“At the conclusion of the legislative session we talked about what we can do to be an example statewide and nationwide as to how Texas Tech is trying to address the issue of student debt,” Schovanec said. “Financial support that I’ve just described as part of that but also providing students with opportunities to improve their financial literacy, making sure that we do everything we can to see them graduate as quickly as possible because the longer you’re here, the more debt you’ll accumulate.”
To better understand the goals for the year ahead, Schovanec reiterated the Tech system accomplishments of the year prior, which included the groundbreaking of the School of Veterinary Medicine in Amarillo.
“Chancellor Tedd Mitchell has referred to the last legislative session as the most consequential in 50 years,” Schovanec said, “and why is that we were very successful in achieving the goals we set out. Going into that session each component of the system had their priorities. For instance, in El Paso with the Health Sciences Center, it was to move forward with the dental school.”
The SVM had its groundbreaking in Sep. 2019, with classes to begin in the fall of 2021. The SVM is the culmination of years of work, with former System Chancellor Robert Duncan discussing the project back in 2015.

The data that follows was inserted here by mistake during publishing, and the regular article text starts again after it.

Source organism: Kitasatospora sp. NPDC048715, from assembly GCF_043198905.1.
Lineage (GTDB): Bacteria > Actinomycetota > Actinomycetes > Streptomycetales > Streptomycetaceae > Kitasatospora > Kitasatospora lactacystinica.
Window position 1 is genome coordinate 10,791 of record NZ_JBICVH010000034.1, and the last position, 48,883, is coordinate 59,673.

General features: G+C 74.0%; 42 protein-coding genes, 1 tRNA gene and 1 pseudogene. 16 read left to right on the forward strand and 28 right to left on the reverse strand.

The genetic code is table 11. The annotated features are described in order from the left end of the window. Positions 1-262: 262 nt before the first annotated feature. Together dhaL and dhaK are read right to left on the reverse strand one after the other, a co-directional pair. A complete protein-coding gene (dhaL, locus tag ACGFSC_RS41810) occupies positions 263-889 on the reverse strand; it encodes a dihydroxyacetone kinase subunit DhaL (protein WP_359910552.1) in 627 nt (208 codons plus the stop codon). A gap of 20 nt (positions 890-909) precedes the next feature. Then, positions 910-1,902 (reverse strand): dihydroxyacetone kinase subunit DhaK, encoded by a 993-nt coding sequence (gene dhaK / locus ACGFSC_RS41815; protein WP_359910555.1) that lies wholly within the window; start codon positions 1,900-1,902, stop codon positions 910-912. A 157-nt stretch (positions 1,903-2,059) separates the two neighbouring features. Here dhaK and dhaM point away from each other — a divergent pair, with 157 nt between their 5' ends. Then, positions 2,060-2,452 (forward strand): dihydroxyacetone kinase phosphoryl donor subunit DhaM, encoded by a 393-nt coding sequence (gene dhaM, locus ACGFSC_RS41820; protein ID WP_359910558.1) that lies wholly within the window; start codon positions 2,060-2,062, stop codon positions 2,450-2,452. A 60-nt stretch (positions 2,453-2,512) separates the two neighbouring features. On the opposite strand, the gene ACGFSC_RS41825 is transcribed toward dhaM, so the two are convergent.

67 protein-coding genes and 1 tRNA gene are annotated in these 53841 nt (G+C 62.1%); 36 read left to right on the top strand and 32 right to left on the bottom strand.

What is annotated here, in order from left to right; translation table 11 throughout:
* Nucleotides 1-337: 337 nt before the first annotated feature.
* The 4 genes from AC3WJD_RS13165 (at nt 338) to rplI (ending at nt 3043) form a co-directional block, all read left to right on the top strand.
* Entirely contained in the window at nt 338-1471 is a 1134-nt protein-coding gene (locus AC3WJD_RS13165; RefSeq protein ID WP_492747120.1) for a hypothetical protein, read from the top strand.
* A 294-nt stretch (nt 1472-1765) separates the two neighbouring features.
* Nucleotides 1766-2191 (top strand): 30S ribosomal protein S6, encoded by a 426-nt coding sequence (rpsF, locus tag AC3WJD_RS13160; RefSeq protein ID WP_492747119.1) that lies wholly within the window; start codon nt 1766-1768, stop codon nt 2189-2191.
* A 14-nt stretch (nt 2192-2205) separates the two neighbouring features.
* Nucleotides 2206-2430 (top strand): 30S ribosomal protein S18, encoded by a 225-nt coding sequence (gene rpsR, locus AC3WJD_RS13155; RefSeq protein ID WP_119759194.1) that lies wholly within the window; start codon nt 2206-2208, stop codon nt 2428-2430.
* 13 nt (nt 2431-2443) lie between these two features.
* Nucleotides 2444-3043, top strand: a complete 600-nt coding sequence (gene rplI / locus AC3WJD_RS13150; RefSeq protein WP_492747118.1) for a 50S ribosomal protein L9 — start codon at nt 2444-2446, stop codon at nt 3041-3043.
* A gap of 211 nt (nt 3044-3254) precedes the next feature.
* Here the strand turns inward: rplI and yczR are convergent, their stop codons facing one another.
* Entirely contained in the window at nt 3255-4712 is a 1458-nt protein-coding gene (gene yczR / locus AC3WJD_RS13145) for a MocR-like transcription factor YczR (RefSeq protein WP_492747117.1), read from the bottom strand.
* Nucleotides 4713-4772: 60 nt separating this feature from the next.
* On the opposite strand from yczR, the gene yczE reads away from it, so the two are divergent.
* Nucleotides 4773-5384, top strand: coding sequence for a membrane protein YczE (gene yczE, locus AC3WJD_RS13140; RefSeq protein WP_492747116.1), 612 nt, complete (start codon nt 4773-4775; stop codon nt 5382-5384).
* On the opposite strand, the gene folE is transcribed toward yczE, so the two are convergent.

“Our main priority was to seek financial support from the legislature to move forward with the assessment and the School of Veterinary Medicine,” he said. “We received the funding we requested. And since then we’ve also been granted degree program approval by the Texas Higher Education Coordinating Board. Those are two enormous steps that have made the best school possible.”
This year, the Board of Regents will meet in February to discuss potential projects that will receive funding in 2020.
“We are going to the Board of Regents in February with an agenda item that is related to building a new Academic Sciences building that will be right behind chemistry and physics,” Schovanec said. “It’d be a very large facility with space for both instruction and research. Many of our science labs are substandard. And this will be one way to address that problem.”
Looking further back, Schovanec discussed the changes that Tech has undergone over the last decade, which included a major shift in the availability and amount of online courses that were both offered and taken in that time.
“When I was serving as provost, the number of hours that we taught online was about 50,000 student credit hours per year,” Schovanec said. “This last year that figure approached about 200,000. What’s interesting to note is that most of those hours are taken by students on this campus, I believe, more than 70 percent.”
Another focus for Schovanec over the coming years will be Tech’s centennial celebration in 2023. While classes started in the fall of 1925, the University was established on Feb. 23, 1923. With the 100-year anniversary approaching, the university has set up a planning committee for the celebration.